A point well made, isn’t it? Many actors who refer to themselves as ‘director’s actors’ are called lazy. So if we turn around the situation, is depending only on the actor for a film’s brilliance a little unfair?

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Director: R Balki

R Balki — who has made the wonderful Paa with the ever so inspiring Amitabh Bachchan and is amidst making Padman with Akshay Kumar — feels,

“Brilliant performance is also a part of filmmaking.”

But as audiences, we want to watch a wholesome film which doesn’t see-saw between technicality and instead warms the heart. The last time that happened was the end of last year, with Aamir Khan’s Dangal.

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On this, Raj Nidimoru says,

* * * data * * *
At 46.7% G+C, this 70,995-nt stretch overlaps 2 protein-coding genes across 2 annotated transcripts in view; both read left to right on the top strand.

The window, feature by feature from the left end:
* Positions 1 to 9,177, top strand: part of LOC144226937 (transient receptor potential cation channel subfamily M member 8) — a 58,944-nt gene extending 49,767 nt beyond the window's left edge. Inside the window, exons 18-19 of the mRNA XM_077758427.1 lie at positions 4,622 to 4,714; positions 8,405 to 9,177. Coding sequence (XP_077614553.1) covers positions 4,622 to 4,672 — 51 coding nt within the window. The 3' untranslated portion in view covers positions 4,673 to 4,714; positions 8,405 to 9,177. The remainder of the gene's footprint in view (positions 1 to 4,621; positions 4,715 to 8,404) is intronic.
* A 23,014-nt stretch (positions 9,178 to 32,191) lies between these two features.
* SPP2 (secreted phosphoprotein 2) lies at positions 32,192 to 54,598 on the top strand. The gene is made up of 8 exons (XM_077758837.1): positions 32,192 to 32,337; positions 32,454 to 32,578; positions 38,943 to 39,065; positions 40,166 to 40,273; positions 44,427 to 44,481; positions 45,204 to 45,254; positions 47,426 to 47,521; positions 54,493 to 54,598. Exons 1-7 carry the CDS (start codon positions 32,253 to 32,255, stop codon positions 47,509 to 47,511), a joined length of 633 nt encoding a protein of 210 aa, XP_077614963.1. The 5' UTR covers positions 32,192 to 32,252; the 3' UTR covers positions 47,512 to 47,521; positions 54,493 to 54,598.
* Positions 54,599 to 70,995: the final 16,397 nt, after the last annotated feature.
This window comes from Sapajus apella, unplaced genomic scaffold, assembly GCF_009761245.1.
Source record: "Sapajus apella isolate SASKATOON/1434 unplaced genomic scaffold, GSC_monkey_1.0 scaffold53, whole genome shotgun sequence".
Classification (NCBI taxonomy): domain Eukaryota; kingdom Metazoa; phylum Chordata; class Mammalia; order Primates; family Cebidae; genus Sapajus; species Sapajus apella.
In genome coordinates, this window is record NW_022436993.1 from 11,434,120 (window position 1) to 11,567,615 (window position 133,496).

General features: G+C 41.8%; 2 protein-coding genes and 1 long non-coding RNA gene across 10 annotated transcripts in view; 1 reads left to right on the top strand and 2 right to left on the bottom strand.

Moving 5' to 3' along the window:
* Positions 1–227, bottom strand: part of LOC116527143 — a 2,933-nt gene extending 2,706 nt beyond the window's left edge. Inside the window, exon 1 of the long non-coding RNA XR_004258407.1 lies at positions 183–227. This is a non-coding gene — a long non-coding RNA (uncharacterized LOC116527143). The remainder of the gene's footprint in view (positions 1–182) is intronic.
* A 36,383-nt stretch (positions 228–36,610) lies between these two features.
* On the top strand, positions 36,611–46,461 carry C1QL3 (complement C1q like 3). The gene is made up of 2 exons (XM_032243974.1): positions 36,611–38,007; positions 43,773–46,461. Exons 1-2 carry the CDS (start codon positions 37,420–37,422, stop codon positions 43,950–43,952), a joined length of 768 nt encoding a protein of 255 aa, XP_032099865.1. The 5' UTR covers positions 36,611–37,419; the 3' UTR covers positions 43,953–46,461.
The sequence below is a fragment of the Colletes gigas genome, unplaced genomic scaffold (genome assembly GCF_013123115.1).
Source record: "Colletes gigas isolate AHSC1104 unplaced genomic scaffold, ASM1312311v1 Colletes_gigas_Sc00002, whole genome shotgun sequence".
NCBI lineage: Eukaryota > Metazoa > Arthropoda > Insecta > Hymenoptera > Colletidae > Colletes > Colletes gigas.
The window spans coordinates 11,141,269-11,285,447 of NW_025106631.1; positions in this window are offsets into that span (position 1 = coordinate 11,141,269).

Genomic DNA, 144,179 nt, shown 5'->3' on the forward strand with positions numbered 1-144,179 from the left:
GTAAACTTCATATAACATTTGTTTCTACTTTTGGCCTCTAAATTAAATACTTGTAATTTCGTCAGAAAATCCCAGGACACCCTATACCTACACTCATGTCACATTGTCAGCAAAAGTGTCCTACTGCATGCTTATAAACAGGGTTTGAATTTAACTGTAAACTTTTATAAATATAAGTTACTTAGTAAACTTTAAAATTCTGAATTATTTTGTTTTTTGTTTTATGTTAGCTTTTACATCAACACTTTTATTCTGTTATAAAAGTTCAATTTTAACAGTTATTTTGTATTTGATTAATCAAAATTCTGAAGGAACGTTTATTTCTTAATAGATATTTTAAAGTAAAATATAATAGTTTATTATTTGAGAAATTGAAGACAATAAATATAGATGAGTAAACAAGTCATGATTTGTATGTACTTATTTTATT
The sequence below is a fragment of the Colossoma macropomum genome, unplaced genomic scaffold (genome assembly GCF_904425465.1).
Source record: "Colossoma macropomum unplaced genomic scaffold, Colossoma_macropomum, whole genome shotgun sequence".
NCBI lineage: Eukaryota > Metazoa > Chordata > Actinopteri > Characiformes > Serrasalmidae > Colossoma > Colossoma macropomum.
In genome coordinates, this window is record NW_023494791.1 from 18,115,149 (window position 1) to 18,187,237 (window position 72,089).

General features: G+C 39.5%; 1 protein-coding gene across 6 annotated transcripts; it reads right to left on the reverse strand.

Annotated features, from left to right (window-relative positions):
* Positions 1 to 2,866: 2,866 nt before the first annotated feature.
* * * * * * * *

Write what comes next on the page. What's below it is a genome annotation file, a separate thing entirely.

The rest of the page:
“When you put a brilliant actor on stage, there’s usually no director or set design or music or any film elements around. And she/he will still win your heart. When you look at all the great films made, they always have brilliant performances first. Then comes film-making. So yeah, you could make a mediocre film or leave the camera unattended if you’d like and a great actor will carry the film.”

Is it the actor’s objective to successfully accomplish all acting tasks and deliver a successful scene or could the actor’s goal be to allow the character to exist so profoundly and fully that acting techniques disappear?

 

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Director Homi Adhijania with Saif Ali Khan and Deepika Padukone on the sets of Cocktail

 

 

Homi Adhijania, someone who takes the approach of a Gabriel García Márquez novel in his films, answers this tough question: